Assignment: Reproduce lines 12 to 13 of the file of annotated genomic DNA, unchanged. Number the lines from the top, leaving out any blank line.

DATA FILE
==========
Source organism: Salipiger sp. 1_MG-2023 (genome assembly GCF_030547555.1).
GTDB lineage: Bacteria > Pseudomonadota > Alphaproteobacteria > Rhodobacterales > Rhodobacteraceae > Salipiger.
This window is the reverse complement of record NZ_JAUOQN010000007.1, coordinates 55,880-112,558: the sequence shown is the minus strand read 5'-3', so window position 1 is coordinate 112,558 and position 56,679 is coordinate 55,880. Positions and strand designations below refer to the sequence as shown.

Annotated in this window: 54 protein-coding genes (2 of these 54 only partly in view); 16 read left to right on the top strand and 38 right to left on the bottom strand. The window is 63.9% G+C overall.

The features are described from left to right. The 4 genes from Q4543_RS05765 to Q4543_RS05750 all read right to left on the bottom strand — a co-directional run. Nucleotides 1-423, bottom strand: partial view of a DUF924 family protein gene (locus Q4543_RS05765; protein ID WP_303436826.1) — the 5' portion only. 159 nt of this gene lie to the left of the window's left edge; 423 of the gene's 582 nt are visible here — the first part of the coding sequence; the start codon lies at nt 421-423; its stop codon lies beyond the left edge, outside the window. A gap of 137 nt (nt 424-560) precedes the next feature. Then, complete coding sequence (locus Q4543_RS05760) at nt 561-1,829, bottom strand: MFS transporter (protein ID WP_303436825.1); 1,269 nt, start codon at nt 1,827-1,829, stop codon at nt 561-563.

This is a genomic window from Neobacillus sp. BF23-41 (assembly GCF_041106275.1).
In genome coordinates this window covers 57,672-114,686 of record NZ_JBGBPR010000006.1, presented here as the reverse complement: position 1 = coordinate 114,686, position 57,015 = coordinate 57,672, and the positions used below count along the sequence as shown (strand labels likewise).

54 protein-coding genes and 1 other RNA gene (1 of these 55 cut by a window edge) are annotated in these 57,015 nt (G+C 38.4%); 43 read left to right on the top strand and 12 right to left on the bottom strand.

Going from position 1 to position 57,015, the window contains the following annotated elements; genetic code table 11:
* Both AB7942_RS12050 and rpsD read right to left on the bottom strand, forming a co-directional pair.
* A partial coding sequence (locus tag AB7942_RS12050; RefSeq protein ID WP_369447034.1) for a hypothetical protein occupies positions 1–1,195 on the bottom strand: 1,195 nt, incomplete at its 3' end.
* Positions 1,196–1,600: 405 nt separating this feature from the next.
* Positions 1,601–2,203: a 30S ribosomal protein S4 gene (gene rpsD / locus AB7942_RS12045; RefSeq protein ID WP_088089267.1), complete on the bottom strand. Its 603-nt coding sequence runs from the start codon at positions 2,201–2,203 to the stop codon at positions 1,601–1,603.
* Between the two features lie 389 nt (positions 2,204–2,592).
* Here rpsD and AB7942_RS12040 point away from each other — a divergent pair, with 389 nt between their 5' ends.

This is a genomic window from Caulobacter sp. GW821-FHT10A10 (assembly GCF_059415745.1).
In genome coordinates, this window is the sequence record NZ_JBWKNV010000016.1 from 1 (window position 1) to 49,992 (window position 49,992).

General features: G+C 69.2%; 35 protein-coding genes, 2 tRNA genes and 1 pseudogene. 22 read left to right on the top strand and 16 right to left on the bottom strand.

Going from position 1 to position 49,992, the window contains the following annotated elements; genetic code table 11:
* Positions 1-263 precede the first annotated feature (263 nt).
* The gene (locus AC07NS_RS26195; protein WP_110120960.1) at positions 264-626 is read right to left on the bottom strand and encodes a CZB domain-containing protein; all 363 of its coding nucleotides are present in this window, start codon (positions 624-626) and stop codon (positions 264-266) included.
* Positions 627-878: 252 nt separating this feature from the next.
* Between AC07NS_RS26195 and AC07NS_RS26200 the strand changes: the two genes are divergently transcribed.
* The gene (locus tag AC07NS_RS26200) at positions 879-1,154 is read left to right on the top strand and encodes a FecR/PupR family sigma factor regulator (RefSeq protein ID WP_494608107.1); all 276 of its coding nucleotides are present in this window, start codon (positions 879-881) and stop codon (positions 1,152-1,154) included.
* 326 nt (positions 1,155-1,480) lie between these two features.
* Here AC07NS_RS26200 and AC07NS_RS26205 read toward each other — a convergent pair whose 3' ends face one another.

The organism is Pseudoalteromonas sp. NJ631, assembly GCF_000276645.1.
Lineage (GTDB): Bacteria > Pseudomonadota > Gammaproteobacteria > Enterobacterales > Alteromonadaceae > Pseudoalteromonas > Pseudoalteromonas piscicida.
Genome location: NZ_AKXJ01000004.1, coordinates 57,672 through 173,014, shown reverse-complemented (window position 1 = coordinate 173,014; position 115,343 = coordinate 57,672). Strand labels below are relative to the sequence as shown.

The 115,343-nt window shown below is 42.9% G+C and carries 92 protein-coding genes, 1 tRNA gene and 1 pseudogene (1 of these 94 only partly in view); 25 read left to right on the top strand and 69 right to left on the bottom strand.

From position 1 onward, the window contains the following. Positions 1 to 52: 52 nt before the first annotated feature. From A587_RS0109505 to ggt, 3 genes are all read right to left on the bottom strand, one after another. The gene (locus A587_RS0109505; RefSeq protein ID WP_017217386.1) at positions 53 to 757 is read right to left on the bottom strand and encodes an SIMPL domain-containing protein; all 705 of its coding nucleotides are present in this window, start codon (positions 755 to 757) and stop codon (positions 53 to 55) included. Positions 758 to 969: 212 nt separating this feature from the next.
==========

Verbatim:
* Positions 1,196–1,600: 405 nt separating this feature from the next.
* Positions 1,601–2,203: a 30S ribosomal protein S4 gene (gene rpsD / locus AB7942_RS12045; RefSeq protein ID WP_088089267.1), complete on the bottom strand. Its 603-nt coding sequence runs from the start codon at positions 2,201–2,203 to the stop codon at positions 1,601–1,603.